These gold miners allegedly bragged to bar patrons about brutally murdering 10 members of an uncontacted Amazonian indigenous tribe, and now they’re under investigation.
Brazilian authorities are investigating the massacre of an indigenous tribe after gold miners were caught proudly telling strangers about the killings in a bar near the Colombian border. Brazil’s agency on indigenous affairs, Funai, then filed a complaint with the prosecutor’s office in the state of Amazonas following the recorded boasting.
“It was crude bar talk,” Leila Silvia Burger Sotto-Maior, Funai’s coordinator for uncontacted and recently contacted tribes, told The New York Times.
“They even bragged about cutting up the bodies and throwing them in the river.”
The killings are said to have taken place last month. According to Maior, the miners said it was a “kill them or be killed” situation.
Federal prosecutor Pablo Luz de Beltrand confirmed an investigation was under way after his department received the audio clip recorded by an unidentified person. The murders are believed to have taken place near the Peruvian border in the Javari Valley, where around 20 percent of Brazil’s uncontacted tribes live.
According to The New York Times, Survival International, a global indigenous rights group, warned this murder could have eradicated a large percentage of a remote ethnic group, given the small size of these uncontacted Amazonian tribes.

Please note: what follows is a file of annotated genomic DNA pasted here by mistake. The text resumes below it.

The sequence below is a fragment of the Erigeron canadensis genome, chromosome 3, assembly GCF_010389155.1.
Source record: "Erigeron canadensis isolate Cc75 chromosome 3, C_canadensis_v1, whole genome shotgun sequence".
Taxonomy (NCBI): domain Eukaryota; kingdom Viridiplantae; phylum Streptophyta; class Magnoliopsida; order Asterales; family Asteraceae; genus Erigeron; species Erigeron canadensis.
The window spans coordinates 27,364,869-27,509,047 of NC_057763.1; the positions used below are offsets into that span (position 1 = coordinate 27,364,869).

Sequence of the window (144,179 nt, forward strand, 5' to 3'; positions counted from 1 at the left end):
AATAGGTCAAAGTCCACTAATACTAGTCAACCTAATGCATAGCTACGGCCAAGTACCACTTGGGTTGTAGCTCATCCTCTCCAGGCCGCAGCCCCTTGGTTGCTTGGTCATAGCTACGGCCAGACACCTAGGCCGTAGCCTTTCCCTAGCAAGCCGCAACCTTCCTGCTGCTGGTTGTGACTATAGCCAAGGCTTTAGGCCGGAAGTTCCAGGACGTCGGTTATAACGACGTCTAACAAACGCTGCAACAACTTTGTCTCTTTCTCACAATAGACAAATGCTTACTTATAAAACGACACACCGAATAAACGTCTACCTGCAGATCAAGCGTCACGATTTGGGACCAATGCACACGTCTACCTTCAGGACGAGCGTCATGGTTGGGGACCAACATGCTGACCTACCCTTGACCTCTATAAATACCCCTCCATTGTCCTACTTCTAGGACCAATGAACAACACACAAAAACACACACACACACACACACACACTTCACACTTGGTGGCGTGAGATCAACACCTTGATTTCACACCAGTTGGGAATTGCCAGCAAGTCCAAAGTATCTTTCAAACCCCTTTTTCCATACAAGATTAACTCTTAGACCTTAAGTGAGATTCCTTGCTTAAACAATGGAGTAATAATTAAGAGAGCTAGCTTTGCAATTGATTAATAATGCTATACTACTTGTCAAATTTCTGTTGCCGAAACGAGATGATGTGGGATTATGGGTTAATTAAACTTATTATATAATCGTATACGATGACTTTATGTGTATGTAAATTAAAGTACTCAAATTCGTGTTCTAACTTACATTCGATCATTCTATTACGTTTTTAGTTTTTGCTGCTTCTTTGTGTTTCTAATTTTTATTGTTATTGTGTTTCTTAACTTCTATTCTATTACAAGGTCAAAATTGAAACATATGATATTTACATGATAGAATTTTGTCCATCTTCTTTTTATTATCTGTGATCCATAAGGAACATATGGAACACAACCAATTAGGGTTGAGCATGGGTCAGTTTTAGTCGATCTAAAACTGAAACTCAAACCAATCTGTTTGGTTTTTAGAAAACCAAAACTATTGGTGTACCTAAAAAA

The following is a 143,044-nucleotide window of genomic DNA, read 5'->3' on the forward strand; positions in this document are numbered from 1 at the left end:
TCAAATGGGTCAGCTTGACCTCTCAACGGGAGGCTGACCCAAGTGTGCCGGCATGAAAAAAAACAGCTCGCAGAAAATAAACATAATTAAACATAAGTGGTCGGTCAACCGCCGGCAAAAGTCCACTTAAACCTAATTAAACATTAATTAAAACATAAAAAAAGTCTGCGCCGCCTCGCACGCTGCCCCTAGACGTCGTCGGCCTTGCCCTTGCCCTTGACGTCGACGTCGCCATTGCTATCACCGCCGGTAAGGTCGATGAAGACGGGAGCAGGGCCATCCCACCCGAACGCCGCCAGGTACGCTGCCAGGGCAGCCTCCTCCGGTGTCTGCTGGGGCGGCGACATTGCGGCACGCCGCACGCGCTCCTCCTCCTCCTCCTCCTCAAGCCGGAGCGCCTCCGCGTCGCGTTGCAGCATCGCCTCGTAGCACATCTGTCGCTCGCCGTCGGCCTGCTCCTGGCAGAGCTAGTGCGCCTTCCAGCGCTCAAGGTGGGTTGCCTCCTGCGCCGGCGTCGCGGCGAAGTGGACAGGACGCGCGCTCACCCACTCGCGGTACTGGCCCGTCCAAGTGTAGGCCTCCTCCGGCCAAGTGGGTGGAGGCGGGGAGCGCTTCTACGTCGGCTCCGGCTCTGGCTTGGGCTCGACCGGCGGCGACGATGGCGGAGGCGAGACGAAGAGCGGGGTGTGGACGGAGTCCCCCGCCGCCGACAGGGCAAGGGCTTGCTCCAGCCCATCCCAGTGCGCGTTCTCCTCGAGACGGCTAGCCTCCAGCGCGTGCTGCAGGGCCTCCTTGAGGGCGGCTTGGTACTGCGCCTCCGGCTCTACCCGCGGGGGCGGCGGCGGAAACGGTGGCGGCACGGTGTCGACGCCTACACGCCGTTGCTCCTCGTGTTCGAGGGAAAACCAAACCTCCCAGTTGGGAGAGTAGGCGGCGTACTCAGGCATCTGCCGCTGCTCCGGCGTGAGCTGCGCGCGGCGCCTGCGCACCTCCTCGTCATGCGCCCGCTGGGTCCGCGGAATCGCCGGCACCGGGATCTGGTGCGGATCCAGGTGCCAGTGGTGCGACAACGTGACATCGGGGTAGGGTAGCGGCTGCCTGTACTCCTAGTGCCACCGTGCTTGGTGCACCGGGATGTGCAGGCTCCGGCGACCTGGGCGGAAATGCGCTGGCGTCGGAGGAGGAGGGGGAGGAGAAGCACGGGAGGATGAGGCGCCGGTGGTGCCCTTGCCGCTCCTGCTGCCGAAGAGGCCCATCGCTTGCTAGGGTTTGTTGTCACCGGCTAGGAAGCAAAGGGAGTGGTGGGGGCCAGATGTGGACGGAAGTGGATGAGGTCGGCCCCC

Gustavo Souza, another Funai official who heard the recording, told Reuters the miners spoke of shooting at women and children on a riverbank.
“If the investigation confirms the reports, it will be yet another genocidal massacre resulting directly from the Brazilian government’s failure to protect isolated tribes – something that is guaranteed in the Constitution,” Sarah Shenker, a senior campaigner with the rights group, told The New York Times.
Another killing of uncontacted indigenous people in the region allegedly occurred in February, and the case remains open. These killings however, are highly unusual.
“It was the first time that we’d had this kind of case in this region, Beltrand said. "It’s not something that was happening before.”
There is growing concern that these tribes may be at a heightened risk since Brazil’s president Michel Temer cut funding to indigenous affairs and protections. As a result of the cuts, Funai closed five of 19 bases meant to protect these uncontacted communities.
BANNER/THUMBNAIL CREDIT: Wikimedia Commons/Gleilson Miranda